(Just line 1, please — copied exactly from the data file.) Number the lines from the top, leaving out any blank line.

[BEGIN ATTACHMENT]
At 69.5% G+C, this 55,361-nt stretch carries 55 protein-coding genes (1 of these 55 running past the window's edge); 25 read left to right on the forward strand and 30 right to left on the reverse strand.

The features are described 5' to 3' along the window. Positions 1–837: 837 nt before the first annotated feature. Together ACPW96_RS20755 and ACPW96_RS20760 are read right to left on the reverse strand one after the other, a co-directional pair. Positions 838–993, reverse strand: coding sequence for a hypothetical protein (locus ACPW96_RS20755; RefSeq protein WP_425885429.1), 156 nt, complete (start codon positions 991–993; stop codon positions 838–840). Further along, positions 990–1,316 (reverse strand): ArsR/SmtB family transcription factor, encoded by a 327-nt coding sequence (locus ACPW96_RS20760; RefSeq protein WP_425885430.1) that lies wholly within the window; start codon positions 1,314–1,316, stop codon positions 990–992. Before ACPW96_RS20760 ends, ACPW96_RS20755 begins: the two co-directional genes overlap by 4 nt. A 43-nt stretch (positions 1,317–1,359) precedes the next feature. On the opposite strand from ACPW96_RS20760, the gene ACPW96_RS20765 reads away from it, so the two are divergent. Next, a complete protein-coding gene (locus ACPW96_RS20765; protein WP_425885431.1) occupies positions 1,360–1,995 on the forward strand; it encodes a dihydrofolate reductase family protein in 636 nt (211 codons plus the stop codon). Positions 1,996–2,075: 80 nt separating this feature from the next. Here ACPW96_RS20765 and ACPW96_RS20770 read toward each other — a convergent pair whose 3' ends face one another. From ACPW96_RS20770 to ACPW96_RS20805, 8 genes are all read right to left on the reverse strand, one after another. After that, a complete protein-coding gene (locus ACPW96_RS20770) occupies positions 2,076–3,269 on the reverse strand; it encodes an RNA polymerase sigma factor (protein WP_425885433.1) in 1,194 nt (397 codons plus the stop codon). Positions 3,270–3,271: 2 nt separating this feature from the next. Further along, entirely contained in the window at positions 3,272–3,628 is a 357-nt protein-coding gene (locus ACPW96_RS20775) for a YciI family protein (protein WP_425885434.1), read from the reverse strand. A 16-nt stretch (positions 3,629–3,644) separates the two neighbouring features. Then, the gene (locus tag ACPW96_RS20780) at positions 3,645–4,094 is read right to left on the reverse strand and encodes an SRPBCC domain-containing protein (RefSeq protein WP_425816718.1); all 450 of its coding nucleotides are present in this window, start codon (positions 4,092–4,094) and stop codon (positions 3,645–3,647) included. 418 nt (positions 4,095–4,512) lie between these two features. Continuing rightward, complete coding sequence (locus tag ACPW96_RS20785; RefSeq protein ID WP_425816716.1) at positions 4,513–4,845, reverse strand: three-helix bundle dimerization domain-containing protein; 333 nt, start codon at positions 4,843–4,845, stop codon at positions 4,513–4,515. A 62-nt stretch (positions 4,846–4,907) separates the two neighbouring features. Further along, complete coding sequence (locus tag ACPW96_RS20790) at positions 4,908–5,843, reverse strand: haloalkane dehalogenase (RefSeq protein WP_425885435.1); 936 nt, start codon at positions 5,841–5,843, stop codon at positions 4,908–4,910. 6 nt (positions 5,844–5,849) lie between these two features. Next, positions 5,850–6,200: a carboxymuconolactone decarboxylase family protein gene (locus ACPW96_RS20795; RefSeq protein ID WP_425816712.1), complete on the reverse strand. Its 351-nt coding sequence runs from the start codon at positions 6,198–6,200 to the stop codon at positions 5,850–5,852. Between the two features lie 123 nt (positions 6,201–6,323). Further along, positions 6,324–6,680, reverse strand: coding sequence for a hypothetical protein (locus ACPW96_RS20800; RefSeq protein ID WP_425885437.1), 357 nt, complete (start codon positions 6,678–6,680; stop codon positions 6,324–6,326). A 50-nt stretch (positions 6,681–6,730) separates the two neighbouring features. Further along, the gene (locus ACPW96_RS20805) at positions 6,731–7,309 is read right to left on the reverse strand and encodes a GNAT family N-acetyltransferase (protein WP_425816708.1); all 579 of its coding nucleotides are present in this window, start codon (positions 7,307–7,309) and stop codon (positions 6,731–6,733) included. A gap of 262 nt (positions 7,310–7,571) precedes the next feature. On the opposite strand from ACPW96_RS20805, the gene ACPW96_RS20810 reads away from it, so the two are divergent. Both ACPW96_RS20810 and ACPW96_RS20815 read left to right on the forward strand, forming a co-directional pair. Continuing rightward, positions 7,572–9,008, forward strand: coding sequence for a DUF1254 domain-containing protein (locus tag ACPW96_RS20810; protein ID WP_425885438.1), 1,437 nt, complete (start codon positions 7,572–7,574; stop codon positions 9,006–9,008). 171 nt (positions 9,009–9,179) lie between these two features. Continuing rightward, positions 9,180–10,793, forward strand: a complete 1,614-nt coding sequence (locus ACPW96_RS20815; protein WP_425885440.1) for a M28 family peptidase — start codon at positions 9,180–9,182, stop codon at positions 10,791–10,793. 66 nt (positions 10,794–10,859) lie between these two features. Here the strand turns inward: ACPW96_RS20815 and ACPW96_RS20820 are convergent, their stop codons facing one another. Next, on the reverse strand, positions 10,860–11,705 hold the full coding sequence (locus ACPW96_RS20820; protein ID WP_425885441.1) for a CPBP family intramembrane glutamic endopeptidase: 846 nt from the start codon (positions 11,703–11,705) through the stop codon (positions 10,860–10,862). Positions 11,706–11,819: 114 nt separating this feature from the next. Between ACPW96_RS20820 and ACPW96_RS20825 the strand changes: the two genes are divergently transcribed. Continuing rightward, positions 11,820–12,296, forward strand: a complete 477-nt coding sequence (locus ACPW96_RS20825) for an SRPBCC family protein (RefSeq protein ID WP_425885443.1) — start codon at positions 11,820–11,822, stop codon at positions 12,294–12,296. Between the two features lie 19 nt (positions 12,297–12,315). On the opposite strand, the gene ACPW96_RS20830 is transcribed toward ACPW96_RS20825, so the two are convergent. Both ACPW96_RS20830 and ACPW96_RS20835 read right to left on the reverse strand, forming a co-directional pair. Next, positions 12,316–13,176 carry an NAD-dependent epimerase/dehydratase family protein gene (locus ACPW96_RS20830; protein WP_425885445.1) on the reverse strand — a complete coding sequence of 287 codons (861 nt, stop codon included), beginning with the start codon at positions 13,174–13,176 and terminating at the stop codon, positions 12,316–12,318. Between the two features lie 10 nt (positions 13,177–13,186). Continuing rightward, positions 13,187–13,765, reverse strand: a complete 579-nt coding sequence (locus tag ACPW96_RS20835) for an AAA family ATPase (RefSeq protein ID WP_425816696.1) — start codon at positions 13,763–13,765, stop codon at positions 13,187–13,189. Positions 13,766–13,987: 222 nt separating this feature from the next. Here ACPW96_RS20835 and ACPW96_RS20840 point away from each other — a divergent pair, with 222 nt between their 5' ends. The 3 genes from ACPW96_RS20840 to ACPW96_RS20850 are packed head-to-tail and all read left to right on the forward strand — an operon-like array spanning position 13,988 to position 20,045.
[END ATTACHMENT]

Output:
At 69.5% G+C, this 55,361-nt stretch carries 55 protein-coding genes (1 of these 55 running past the window's edge); 25 read left to right on the forward strand and 30 right to left on the reverse strand.